I know R's often say that Obama is all hype and that his crowds respond to only that, but I'm trying to understand how one could watch Obama's speech in its entirety and McCain's speech and not realize it was the R's who were worked into a frenzy over hype. Seriously. Toward the end, when McCain was saying we needed to fight, fight, fight, fight for America, fight for our kids, fight....etc., did you see the woman nearly entranced, swooned by his speech like an old time revival say "yes! yes! yes!" as she waved her sign in a steely grip? McCain said Americans are tired of D's & R's yelling at each other, well, sir, Americans are tired of the "fighting"....which is exactly how the crowd assembled in Minnesota interpreted your speech.

I wish that McCain the maverick would return. He is who I voted for 8 years ago over Bush. But he has changed his position to align the right. I can't trust that he is going to stand up to lobbyists when he has changed his position on drilling due to big oil bankrolling his campaign. Can we really trust anyone anymore?

There was no substance. Period. Except to say that he would begin off-shore drilling immediately. He threw a bone to the christian conservatives by saying he believed in a "culture of life".........what kind of non-committal statement is that to the pro-lifers? Obama at least admitted we don't all see eye to eye and that common ground must be found. And McCain continued the rhetoric of bad D's raising taxes, creating bigger government, etc.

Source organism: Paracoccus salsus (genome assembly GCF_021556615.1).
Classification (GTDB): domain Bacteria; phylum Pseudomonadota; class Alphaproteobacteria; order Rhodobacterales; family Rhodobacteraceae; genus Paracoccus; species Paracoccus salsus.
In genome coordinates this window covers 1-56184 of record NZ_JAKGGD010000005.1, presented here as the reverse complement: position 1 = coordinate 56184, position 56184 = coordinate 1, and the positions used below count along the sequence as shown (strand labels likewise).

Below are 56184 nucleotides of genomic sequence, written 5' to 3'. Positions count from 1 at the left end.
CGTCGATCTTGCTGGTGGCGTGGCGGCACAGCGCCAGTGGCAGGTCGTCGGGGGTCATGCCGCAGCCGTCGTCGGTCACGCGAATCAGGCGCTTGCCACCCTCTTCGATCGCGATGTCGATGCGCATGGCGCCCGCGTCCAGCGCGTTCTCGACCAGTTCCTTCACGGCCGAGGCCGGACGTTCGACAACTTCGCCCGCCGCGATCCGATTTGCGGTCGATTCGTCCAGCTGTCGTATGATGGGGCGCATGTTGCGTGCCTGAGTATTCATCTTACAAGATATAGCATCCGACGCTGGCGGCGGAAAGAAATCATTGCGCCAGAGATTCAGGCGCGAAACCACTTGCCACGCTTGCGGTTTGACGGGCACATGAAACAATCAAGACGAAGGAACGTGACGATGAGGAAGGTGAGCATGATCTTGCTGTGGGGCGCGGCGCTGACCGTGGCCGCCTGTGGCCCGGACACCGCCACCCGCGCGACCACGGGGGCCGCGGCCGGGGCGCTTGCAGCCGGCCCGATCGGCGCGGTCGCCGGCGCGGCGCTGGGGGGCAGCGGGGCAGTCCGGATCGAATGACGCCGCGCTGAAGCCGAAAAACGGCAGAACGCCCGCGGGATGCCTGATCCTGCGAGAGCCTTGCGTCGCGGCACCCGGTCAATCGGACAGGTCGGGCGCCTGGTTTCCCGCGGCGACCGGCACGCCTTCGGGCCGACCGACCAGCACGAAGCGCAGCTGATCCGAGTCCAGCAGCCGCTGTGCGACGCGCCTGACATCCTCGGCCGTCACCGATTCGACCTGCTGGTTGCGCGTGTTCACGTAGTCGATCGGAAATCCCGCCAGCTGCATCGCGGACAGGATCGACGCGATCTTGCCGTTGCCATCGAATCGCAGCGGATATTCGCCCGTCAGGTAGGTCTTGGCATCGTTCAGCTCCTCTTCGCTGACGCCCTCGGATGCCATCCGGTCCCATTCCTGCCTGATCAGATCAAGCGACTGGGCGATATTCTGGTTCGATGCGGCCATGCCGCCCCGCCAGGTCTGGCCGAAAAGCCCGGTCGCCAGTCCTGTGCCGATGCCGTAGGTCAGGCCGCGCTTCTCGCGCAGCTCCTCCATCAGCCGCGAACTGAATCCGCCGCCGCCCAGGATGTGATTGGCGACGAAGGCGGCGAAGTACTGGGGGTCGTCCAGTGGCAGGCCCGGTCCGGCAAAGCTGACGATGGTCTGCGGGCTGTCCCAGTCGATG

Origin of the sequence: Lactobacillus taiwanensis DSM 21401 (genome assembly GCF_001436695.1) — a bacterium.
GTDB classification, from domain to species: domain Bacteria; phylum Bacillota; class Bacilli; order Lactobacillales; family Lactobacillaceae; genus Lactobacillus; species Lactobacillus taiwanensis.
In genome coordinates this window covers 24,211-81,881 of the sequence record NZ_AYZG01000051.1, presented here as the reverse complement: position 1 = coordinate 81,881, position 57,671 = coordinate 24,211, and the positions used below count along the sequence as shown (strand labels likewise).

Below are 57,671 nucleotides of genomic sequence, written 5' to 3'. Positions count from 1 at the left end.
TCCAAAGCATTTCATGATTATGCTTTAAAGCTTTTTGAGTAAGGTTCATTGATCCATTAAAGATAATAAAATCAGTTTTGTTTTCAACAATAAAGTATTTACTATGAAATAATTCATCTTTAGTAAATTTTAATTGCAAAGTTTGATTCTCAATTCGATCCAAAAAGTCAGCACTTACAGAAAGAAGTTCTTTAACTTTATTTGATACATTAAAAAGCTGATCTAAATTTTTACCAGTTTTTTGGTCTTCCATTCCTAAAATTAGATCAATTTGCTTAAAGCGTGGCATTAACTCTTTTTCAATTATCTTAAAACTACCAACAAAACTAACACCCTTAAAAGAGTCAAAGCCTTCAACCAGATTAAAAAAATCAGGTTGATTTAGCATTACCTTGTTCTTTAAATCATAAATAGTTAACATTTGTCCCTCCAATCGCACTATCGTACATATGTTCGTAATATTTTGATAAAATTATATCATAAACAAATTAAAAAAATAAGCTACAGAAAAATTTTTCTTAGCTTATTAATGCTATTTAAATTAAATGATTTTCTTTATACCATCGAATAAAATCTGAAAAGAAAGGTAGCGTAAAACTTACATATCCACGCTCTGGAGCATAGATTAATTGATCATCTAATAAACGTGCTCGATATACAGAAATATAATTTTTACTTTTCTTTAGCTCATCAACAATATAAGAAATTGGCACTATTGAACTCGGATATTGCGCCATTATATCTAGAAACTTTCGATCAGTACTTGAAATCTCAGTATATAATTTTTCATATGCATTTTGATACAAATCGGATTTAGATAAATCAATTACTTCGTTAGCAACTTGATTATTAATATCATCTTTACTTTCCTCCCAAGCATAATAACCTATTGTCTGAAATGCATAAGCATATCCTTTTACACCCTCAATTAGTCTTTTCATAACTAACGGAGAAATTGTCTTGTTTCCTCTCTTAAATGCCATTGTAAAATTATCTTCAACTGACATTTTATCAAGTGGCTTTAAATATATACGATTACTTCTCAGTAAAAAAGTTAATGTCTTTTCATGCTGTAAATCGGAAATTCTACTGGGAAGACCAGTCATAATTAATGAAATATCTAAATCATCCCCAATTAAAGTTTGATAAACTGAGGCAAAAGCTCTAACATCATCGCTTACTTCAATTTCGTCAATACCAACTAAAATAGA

It is as though you can say anything anymore and so long as you have enough money to throw at that message, a misled electorate will put you in office. It happened in river city's mayor's race, it will likely happen in the governor's race this fall due to the extraordinary claims by Mitch's camp, and it's a toss-up for the presidency. And to conclude this by saying "as if it matters" is probably too cynical.......but, it is what it is and there is very little we can do about it, despite the call by the Senator to create change in our communities by seeking public office. You have to fit the R or D mold......so then, it really isn't about change at all, is it?